The Moscow trial of three young punk rockers, known as the Pussy Riot women, is expected to wind up later this week. But the controversies set off by the high-profile prosecution and harsh treatment of the women – whose original crime was a 40-second "punk prayer" in an empty church that damaged no property and harmed no one – are likely to reverberate for months to come, regardless of what verdict is handed down by Moscow's Khamovnichesky District Court.
The most important question hanging over the trial is why they are being prosecuted for the very serious crime of aiming to incite "religious hatred" – which carries a sentence of two-to-seven years in jail – when the women themselves insist they are baptized Christians who had no intention of offending believers. They insist they were protesting the Orthodox Church's explicit political endorsement of Vladimir Putin, who was still running for president on the night of their Feb. 21 performance.
The latest person to weigh in on the case is Russia's best-known prisoner, oil tycoon Mikhail Khodorkovsky, who has now spent almost a decade in prison after being twice convicted, in the same Moscow courtroom, on charges that most observers believe were politically motivated.
In a statement posted on his defense lawyer's website, Mr. Khodorkovsky said the Pussy Riot trial is yet another sign that Russia under Vladimir Putin is not a rule-of-law state but a nation where courts obey political dictates, meting out punishment to those who criticize the Kremlin while ignoring the mass corruption and official abuses of those in power.
"I am very ashamed and hurt," Khodorkovsky wrote. "Not because of these girls – the mistakes of youthful radicalism can be forgiven – but for the state, which is profaning our Russia with its complete and utter lack of conscience… We have been deprived of an honest and independent judiciary, of the opportunity to defend ourselves and to protect people from lawlessness."
"I don’t know how the girls endure it," he added.
The three Pussy Riot women were arrested after they voluntarily left the Cathedral of Christ the Savior in Moscow following their brief Feb. 21 performance, but police merely took down their names and quickly released them. Legal experts say that's probably how big city cops in almost any country would handle a minor disorder of that sort.
But two weeks later, after Mr. Putin was elected, police re-arrested the three women, threw them into prison – where they have been held for five months now – and the case against them was developed to show them as "extremists" whose performance was aimed at inflaming religious passions and challenging the foundations of Russia's social order.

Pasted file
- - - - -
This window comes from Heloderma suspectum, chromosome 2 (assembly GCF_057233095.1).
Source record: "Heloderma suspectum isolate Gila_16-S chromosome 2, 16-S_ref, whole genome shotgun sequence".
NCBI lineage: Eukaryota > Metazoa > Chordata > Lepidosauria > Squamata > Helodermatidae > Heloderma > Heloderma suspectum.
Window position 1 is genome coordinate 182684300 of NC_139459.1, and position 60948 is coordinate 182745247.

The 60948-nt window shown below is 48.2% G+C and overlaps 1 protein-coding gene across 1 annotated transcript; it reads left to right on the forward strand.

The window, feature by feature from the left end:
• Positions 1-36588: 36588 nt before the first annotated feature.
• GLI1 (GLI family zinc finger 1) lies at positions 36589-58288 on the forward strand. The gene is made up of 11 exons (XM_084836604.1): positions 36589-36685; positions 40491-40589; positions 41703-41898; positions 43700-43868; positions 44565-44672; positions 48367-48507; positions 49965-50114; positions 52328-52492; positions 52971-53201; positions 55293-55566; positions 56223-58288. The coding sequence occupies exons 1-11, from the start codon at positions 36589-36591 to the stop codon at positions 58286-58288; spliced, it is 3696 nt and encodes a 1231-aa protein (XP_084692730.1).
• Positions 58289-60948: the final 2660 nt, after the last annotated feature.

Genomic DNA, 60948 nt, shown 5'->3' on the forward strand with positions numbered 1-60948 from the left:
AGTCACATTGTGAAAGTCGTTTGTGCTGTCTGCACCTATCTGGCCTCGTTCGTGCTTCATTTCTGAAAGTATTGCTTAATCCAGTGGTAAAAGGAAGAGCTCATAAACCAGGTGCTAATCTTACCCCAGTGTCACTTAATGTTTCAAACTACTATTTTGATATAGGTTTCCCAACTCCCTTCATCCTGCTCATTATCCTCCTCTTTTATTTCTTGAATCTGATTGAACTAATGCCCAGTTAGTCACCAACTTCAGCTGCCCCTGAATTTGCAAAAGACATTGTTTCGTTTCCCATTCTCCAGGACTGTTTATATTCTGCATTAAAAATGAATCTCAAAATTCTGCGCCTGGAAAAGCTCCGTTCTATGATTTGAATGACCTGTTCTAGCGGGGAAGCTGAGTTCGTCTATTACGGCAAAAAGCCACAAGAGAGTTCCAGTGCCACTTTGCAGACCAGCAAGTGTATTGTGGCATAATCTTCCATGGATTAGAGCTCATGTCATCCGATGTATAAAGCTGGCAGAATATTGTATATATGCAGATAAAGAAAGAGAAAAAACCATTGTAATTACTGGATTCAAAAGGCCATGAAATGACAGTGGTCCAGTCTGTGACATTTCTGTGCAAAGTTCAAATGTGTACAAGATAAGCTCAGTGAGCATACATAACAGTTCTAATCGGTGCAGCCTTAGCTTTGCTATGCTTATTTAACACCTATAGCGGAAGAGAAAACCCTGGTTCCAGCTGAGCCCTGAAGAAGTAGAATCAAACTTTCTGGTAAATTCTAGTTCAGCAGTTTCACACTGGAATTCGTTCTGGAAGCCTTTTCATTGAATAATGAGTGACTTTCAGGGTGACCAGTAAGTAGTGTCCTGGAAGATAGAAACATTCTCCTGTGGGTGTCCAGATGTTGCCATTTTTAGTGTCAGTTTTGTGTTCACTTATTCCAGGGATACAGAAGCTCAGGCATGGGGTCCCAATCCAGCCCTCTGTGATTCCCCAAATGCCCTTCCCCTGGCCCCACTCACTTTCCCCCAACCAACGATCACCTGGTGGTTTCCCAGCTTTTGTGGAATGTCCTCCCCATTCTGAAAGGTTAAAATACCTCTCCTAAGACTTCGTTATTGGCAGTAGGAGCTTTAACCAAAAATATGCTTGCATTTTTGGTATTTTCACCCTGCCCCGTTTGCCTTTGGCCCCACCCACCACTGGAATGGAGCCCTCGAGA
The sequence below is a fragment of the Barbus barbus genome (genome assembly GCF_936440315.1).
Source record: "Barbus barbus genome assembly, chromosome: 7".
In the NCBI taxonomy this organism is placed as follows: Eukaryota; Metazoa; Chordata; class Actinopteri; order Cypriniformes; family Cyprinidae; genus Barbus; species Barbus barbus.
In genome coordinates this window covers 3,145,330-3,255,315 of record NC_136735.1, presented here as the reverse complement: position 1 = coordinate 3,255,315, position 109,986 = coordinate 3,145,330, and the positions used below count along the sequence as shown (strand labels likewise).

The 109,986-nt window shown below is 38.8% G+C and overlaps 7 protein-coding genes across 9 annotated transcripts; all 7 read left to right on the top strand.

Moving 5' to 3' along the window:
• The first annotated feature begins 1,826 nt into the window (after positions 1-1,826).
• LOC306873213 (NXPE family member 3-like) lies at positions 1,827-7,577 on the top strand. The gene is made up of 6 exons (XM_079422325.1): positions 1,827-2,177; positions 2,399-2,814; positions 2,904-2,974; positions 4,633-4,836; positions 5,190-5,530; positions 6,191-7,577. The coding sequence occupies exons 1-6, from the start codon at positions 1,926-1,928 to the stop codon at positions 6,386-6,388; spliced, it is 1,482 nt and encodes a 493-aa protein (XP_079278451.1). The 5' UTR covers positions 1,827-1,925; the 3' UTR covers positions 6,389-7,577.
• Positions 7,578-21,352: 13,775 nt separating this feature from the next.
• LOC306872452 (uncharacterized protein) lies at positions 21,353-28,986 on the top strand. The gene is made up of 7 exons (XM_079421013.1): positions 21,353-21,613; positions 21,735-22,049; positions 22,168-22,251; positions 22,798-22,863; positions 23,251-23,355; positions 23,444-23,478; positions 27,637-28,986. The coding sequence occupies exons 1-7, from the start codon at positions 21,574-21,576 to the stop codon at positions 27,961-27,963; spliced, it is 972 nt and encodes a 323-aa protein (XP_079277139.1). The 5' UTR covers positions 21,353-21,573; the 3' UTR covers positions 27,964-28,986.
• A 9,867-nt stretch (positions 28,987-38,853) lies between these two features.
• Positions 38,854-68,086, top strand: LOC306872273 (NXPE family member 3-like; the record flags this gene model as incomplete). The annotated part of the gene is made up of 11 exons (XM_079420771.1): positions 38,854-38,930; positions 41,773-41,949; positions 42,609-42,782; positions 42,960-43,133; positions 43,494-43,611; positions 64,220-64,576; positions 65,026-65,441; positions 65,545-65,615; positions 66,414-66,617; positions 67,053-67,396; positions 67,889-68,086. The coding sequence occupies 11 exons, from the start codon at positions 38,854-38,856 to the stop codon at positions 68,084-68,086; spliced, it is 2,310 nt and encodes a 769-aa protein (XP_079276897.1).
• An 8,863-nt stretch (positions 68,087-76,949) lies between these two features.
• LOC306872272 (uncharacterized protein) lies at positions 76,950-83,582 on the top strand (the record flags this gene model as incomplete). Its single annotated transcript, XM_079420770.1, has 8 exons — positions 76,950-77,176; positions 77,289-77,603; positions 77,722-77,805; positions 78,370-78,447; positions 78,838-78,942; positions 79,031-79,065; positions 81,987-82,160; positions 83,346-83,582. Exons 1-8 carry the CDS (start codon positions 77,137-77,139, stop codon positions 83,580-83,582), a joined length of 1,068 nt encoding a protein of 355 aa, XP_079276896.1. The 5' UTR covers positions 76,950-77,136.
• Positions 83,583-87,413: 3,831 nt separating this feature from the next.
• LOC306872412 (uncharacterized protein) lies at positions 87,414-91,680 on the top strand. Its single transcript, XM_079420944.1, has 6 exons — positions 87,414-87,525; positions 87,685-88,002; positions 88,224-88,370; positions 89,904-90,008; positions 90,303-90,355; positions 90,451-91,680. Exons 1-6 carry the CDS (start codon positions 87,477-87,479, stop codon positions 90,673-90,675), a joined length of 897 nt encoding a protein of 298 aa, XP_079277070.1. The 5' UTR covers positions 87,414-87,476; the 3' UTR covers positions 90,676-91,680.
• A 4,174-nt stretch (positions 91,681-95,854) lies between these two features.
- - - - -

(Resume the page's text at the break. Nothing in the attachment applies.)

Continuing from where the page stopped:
"The decision-making process in Russia is non-transparent, so we can't say exactly why police changed their minds, but it's not hard to guess they were acting on orders from above," says Sergei Strokan, a columnist with the Moscow pro-business daily Kommersant.
"On the part of those who favor severe punishment for the women, there is a feeling that the Pussy Riot action is just the tip of the iceberg. Inside the system, there is a belief that these girls were not acting on their own," Mr. Strokan says.
"This is not Putin against three girls. This is a signal being sent out to all who challenge Putin," he adds.
The prosecution's indictment of the women maintains that the Pussy Riot members "inflicted substantial damage to the sacred values of the Christian ministry…infringed upon the sacramental mystery of the Church… [and] humiliated in a blasphemous way the age-old foundations of the Russian Orthodox Church."
Witnesses for the prosecution have dwelt mainly on how the Pussy Riot performance – which some of them viewed only on YouTube – deeply offended their religious sensibilities. Prosecutors have gone to great lengths to portray the women as alien types who despise Russian culture. When Judge Marina Syrova read investigative materials aloud in court, she stressed items such as the fact that defendant Nadezhda Tolokonnikova dropped out of school, and, when arrested, defendant Yekaterina Samutsevich "had on dirty jeans and dirty shoes [and] didn't have a trace of cosmetics on her face."
Defense lawyers have complained repeatedly about the judge's summary disqualification of defense witnesses and refusal to entertain the defendants' claim that they were acting out a political protest against Putin and not aiming to incite religious passions.
"I would like to emphasize the fact that, while at the Cathedral, we did not utter any insulting words towards the church, Christians, and God," writes Ms. Tolokonnikova in an essay posted on the Free Pussy Riot website.
"The words we spoke and our entire punk performance aimed to express our disapproval of a specific political event: the patriarch’s support of Vladimir Vladimirovich Putin, who took an authoritarian and antifeminist course. Our performance contained no aggression towards the audience, but only a desperate desire to change the political situation in Russia for the better," she wrote.
"Our emotions and expressiveness came from that desire. If our passion appeared offensive to any spectators, we are sorry for that. We had no intentions to offend anyone. We wish that those, who cannot understand us, would forgive us. Most of all, we want people to hold no grudges against us."